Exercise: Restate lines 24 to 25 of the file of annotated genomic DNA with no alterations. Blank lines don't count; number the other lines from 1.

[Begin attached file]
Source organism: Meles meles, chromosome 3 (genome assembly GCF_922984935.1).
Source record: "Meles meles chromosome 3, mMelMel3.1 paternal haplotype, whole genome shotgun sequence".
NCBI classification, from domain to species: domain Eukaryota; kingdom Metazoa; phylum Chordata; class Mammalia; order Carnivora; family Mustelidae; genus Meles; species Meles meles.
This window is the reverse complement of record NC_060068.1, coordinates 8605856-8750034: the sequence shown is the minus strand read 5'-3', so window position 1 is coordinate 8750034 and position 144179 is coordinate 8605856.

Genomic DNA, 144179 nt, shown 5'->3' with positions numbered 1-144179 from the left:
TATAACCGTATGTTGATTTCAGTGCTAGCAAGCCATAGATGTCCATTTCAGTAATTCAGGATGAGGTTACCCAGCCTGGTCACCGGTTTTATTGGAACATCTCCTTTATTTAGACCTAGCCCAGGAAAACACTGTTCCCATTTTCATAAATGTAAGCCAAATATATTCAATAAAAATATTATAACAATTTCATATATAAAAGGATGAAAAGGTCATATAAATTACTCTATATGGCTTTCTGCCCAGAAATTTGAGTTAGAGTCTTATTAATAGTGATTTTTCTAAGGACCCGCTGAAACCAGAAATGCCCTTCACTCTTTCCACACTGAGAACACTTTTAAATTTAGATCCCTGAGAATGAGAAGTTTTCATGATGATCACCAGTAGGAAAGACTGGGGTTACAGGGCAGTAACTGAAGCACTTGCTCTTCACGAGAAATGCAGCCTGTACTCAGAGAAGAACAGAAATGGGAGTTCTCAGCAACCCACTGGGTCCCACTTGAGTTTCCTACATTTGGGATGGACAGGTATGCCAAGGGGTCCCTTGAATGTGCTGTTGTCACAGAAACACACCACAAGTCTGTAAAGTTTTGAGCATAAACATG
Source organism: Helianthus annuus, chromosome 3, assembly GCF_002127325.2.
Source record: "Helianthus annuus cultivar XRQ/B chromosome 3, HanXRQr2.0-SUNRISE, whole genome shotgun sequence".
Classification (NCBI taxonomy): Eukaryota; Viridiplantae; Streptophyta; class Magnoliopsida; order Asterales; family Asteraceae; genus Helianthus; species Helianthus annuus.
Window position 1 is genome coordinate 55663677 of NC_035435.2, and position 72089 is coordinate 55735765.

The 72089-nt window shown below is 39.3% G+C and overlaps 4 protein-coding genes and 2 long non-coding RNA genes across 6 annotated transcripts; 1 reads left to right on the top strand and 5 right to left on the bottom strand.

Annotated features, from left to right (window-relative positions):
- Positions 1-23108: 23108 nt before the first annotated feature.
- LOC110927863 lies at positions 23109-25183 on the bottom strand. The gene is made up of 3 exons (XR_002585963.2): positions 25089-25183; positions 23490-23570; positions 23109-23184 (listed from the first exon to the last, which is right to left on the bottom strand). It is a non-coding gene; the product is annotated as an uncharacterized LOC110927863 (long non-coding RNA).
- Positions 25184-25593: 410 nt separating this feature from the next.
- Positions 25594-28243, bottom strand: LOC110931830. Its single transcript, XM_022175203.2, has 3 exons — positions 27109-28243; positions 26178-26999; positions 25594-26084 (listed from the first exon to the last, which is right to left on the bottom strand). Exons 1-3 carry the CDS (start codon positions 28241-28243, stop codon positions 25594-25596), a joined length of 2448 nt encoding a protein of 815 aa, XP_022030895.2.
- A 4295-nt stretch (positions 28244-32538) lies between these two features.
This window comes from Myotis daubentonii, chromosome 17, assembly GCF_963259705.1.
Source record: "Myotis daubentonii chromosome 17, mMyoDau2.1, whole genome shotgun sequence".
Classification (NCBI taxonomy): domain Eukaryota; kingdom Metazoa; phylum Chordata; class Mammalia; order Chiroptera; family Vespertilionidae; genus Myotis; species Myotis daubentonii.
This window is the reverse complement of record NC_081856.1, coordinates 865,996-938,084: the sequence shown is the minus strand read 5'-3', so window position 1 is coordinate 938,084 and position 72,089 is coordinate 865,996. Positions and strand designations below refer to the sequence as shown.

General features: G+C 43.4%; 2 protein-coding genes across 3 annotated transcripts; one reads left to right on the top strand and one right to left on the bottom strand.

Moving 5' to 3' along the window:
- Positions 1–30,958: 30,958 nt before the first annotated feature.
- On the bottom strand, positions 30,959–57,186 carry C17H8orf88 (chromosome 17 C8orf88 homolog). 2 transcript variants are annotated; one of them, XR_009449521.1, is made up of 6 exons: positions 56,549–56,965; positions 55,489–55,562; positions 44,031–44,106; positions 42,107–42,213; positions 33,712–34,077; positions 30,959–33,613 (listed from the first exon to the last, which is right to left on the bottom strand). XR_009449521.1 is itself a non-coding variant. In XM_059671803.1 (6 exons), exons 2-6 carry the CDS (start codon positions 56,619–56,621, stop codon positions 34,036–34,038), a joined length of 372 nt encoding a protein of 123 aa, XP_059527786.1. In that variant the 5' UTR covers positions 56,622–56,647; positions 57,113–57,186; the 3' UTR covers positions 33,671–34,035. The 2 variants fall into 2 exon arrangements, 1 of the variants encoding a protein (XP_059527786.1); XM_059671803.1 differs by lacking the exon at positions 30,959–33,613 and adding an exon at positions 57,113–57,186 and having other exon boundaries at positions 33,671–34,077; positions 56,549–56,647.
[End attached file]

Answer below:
- Positions 1–30,958: 30,958 nt before the first annotated feature.
- On the bottom strand, positions 30,959–57,186 carry C17H8orf88 (chromosome 17 C8orf88 homolog). 2 transcript variants are annotated; one of them, XR_009449521.1, is made up of 6 exons: positions 56,549–56,965; positions 55,489–55,562; positions 44,031–44,106; positions 42,107–42,213; positions 33,712–34,077; positions 30,959–33,613 (listed from the first exon to the last, which is right to left on the bottom strand). XR_009449521.1 is itself a non-coding variant. In XM_059671803.1 (6 exons), exons 2-6 carry the CDS (start codon positions 56,619–56,621, stop codon positions 34,036–34,038), a joined length of 372 nt encoding a protein of 123 aa, XP_059527786.1. In that variant the 5' UTR covers positions 56,622–56,647; positions 57,113–57,186; the 3' UTR covers positions 33,671–34,035. The 2 variants fall into 2 exon arrangements, 1 of the variants encoding a protein (XP_059527786.1); XM_059671803.1 differs by lacking the exon at positions 30,959–33,613 and adding an exon at positions 57,113–57,186 and having other exon boundaries at positions 33,671–34,077; positions 56,549–56,647.